Jeff: Nope! I’ve never felt emotionally or sexually threatened by any of our experiences. Doing everything together and in the same room probably helps, and communicating definitely helps. So does playing primarily with other couples. I’m much more wary of friends and co-workers she has developed an emotional connection with outside my presence than anyone we’ve shared a foursome with.
Emma: One of the interesting things that has come out of incorporating these experiences into our marriage is that it has made me think a lot more about what I want and what turns me on. I am glad that I have been able to make certain fantasies come to life for my husband, and having done that also makes me a little more hungry for figuring out my own fantasies and how to fulfill them. This sounds bad, but in a way, it becomes about having “chips to cash in.”
Being a woman, what’s most exciting to me is probably getting to act on a flirtation that already exists, which could become a more intense and potentially threatening thing that we’ve just begun to talk about. We have no idea how this will pan out in real life, but it’s worth noting, I guess, that if you open things up in non-traditional ways, then it could end up evolving in ways you wouldn’t have predicted.
Do you have any “no” rules or agreements about something you’d never ever do together?
Jeff: I think we discuss more in terms of what we will do. If something new came up that one of us wanted to do we would definitely discuss it first, as we have with everything we’ve done so far. It’s usually pretty clear what we’re comfortable with as a couple, and our desires seem to fit well within that.
Emma: No sex without condoms with others. That’s pretty non-negotiable. Not to say we have ever come across anyone else who wants that — the whole ethos of this community is pretty safe as far as I can tell.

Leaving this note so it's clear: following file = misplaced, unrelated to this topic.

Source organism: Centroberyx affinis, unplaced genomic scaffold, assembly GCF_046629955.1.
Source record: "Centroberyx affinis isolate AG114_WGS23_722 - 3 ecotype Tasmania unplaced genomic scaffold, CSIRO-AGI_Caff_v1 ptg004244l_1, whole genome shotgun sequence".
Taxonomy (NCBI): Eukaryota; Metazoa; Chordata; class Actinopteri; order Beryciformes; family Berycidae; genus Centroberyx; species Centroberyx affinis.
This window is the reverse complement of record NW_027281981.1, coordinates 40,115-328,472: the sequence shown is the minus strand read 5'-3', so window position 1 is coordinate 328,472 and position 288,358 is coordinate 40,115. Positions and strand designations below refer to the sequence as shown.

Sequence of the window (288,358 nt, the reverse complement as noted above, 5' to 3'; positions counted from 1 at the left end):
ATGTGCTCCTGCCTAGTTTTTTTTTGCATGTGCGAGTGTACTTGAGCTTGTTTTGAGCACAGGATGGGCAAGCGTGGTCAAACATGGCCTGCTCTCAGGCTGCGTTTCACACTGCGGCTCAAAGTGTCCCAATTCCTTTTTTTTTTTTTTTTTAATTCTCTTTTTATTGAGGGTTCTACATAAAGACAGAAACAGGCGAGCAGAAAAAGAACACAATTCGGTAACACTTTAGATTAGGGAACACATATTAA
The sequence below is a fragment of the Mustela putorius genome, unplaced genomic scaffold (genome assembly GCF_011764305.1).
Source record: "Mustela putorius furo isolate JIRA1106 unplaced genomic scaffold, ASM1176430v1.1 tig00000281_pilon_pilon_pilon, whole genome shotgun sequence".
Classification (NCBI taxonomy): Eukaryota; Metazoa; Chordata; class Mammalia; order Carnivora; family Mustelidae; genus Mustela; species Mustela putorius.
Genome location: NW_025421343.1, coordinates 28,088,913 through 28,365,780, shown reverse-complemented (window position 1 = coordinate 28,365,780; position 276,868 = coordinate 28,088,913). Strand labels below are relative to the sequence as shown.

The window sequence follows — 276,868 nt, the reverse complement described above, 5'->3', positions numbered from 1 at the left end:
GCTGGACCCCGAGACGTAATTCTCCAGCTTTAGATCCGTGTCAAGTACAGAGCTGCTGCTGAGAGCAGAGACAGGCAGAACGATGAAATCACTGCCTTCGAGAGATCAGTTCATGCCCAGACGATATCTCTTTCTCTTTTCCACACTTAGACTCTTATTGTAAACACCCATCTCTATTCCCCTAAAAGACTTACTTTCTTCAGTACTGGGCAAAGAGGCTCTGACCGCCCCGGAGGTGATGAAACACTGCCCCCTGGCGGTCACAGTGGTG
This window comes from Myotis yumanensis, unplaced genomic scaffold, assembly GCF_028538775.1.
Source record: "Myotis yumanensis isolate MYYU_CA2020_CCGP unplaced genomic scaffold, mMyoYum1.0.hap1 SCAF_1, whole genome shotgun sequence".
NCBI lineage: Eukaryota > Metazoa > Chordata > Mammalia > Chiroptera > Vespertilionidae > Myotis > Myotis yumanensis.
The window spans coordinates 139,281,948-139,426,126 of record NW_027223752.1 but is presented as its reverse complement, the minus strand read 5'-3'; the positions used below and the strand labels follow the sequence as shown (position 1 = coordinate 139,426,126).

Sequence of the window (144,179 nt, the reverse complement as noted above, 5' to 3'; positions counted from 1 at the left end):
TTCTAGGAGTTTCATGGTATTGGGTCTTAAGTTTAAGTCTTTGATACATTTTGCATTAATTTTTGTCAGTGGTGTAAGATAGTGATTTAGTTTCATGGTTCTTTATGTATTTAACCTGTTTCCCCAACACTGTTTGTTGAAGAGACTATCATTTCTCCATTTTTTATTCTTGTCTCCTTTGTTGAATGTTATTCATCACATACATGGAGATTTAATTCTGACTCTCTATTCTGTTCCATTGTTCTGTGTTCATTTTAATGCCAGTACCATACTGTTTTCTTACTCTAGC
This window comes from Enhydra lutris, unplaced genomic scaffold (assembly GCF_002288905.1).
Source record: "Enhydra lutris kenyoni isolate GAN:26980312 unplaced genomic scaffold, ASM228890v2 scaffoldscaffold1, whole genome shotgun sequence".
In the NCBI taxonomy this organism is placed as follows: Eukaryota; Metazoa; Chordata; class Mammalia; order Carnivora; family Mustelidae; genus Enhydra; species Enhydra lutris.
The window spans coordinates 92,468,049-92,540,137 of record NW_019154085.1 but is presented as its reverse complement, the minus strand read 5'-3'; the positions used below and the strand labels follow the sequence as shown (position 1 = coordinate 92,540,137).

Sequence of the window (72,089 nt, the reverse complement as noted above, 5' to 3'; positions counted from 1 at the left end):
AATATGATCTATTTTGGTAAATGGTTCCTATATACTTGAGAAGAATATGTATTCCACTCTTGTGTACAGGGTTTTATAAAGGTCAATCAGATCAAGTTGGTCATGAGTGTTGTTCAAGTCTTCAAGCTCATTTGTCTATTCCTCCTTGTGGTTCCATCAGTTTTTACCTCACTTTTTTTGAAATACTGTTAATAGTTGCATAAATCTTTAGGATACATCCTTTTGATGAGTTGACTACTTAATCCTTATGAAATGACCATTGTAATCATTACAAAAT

How frequently do you go to these kinds of parties?
Jeff: We just went to one on Saturday. We hadn’t been to a party like that in maybe six months?
Emma: My guess is close to a year.
Jeff: Probably as long a break as we’ve had since we started going, although part of that is that we’ve found a couple we enjoy hooking up with privately more than the stress of a party. In general, we’ve been having experiences with another person involved every one to three months. Everything has to align in terms of our relationship and schedules for it to happen.
Is it hot seeing your partner with someone else? Does it improve the sex you two have with one another privately?
Jeff: Yes! For me anyway. My primary concern seeing her with another person is that she isn’t finding anything unpleasant about the experience that would prompt me to intervene in some fashion. When it’s someone we trust or she’s been with before, and we’ve discussed and are comfortable with the situation I get to enjoy the pure sexuality of watching the person I’m most attracted to, and I definitely enjoy that.
Emma: I’m always fascinated watching other people with my husband; they do things I would never do. Sometimes I am really impressed by their athleticism. It’s more for entertainment value than erotic for me, but I still enjoy it.
Would you recommend going to sex parties if a couple is trying to spice up a marriage or is it an experience that requires much more thought and trust?
Jeff: It definitely requires thought and trust, but if you are both on board with that, I would definitely recommend exploring it. It needs to come from a place of honest communication though. For some couples, they try it out and it’s not their thing for whatever reason and that’s that, no harm done. For others, it is really rewarding and it becomes a part of their lifestyle to one degree or another. It’s a compelling and fun shared experience, and you can meet some pretty cool people.
Emma: I would definitely recommend trying it as well. It’s an interesting life experience at the very least, and one of the things I really appreciate about it is that it sort of explodes the fiction in our culture that if you’re in a loving and committed relationship with someone, you shouldn’t have desires for anyone else for the rest of your life. This is untenable and makes our relationships more fragile than they need to be — can anyone tell I’m a Dan Savage listener? A lot of communication is required, and it’s definitely not for everyone. For me, though, I derive a lot of well-being from the confidence it gives me in the durability of our relationship.